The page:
Lily Williams wrote an absolute banger of a post about inflation, arts education, and fair wages for freelancers this week.
If we take the average woman artist’s 1980 income of $24,153 dollars and plug it into the US Inflation Calculator, we learn that in today’s 2021 money that would be $81,073.47.
Funnily enough, when I sat down in 2018 to try and figure out what I really needed to be earning to maintain my quality of life at the time, the number I settled on was $72,000 a year. (This process deserves a whole blog post of its own, because it also dovetails with adopting Whiteboard Accounting and was fascinating and only possible thanks to having started keeping an actual budget the year before. DATA! It’s life-changing.)
Anyway, jumping back to my post from yesterday: if I were charging my standard freelance hourly rate for my work on this graphic novel, I’d likely earn somewhere around $78,750 for a year’s work. This feels bang on target with what Lily is talking about! Bingo! Amazing! Inflation adjustment accomplished!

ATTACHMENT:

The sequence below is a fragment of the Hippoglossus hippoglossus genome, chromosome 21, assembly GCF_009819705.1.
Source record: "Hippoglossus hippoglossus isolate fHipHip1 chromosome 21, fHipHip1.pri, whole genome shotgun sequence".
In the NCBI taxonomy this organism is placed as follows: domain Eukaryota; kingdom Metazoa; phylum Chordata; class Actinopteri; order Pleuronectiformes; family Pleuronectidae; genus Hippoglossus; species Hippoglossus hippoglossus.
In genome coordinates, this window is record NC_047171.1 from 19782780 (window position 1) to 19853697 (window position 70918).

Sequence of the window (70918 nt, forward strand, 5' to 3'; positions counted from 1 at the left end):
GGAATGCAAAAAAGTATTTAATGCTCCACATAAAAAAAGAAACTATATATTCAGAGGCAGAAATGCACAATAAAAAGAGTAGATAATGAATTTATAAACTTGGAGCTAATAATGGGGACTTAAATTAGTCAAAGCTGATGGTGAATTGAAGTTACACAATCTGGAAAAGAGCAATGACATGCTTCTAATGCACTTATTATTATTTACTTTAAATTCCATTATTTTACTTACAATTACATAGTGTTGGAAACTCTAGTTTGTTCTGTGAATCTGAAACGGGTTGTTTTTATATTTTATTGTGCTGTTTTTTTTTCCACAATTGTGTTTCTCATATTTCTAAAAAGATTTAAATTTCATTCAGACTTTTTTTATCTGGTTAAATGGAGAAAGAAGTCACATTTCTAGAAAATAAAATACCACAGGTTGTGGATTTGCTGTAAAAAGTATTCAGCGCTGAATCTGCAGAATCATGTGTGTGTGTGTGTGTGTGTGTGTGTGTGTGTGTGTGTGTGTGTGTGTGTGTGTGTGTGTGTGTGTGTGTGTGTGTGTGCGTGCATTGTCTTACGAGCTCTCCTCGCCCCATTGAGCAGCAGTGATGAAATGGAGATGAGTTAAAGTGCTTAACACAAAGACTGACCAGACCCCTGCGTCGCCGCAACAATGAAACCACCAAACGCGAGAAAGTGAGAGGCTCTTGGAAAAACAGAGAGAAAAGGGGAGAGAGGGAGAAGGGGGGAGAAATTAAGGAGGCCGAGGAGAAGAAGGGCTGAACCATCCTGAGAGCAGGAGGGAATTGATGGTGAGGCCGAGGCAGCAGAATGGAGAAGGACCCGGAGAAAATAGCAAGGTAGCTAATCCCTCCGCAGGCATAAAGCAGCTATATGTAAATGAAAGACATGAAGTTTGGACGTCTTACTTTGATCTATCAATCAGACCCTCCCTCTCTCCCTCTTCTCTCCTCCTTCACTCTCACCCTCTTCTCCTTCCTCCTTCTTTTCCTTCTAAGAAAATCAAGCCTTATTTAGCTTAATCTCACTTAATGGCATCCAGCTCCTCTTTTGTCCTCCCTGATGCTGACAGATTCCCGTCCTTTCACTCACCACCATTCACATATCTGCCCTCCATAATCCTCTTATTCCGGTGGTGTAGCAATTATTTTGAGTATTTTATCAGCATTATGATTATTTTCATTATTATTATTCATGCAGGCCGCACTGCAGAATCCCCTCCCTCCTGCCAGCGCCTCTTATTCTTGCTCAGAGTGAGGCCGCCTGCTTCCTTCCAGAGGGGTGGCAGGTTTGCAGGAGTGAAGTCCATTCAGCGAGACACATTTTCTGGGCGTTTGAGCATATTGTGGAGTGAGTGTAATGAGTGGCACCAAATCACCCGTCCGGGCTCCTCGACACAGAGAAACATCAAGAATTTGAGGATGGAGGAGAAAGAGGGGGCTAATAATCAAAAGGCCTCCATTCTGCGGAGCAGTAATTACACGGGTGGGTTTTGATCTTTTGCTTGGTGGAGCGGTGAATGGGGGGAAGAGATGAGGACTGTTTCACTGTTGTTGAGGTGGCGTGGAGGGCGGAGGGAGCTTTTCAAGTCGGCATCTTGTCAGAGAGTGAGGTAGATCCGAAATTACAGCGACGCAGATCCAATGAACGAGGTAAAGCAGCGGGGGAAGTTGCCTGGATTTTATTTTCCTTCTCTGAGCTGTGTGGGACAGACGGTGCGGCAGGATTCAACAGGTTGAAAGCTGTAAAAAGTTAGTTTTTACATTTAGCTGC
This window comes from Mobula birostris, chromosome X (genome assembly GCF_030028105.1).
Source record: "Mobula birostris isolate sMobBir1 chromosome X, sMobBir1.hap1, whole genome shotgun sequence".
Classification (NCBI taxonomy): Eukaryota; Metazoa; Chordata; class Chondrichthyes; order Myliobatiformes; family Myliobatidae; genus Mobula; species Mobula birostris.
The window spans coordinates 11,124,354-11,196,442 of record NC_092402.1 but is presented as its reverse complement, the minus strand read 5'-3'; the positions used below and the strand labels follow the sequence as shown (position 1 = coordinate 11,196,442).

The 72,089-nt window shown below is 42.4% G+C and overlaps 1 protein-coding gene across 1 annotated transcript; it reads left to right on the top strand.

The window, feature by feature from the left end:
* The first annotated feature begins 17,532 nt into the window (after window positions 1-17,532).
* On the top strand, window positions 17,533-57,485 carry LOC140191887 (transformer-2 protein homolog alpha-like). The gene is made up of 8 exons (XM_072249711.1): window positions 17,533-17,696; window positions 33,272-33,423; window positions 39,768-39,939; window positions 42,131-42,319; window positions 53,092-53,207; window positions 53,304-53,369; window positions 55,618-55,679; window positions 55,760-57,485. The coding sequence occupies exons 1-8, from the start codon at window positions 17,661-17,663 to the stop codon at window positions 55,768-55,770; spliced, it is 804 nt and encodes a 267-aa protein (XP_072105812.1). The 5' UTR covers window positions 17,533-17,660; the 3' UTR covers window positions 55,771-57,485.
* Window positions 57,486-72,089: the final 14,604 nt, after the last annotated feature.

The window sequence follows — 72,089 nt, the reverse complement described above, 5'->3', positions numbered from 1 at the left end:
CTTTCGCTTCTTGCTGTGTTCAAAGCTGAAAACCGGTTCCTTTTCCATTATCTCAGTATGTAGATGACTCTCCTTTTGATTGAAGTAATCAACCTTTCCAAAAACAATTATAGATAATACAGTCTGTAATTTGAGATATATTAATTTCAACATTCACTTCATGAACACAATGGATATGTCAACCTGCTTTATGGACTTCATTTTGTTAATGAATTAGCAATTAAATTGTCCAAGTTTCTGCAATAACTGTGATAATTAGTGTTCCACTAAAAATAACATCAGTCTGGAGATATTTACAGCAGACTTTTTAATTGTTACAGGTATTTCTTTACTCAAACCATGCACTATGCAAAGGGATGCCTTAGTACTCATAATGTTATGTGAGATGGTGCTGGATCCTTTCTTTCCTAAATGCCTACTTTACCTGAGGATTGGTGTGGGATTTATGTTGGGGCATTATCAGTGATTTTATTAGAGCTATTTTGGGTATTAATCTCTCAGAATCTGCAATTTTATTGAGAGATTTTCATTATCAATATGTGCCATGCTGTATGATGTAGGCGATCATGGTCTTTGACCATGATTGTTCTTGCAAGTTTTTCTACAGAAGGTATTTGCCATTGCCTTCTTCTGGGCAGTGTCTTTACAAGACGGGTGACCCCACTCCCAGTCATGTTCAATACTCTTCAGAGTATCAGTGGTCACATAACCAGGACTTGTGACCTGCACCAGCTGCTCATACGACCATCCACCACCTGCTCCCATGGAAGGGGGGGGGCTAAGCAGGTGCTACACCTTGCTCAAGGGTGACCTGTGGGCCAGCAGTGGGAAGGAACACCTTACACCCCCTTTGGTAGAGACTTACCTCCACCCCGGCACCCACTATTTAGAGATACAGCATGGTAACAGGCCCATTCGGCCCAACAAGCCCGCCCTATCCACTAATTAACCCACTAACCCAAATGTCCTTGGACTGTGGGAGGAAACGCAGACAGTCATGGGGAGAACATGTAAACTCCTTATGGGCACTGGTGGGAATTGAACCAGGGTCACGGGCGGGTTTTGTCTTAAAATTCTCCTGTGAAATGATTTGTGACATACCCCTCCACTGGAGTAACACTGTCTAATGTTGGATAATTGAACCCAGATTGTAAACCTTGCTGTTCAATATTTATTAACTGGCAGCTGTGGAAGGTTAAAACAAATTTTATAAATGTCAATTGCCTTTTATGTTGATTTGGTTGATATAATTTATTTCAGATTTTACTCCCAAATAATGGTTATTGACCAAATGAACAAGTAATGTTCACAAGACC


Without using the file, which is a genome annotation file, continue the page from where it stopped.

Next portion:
But that’s not the reality.
[…] when we compare that $81,073 to what the 2020 Census numbers are for artists... we find that the average income in 2020 was only $52,340. Meaning, yes, artists income hasn’t adjusted for inflation since the 1980s. In fact, artist’s income is less than $30,000 more than what it was in 1980, which is about $30,000 under what it should be if it had adjusted for inflation properly over the last 41 years.
Am I surprised? No. No I’m not.
So what do we do with the information that artists are underpaid and that their income has not adjusted for inflation since the 1980s? We strike back in the ways that we are able. Freelancers are less likely to make a strike because of the individual nature of freelance work, unlike more organized fields in art like creatives in the film industry, who have the IATSE Guild information and network to help organize strikes. So, from an empowered standpoint knowing we deserve more… what we do is charge more and we do not settle for less.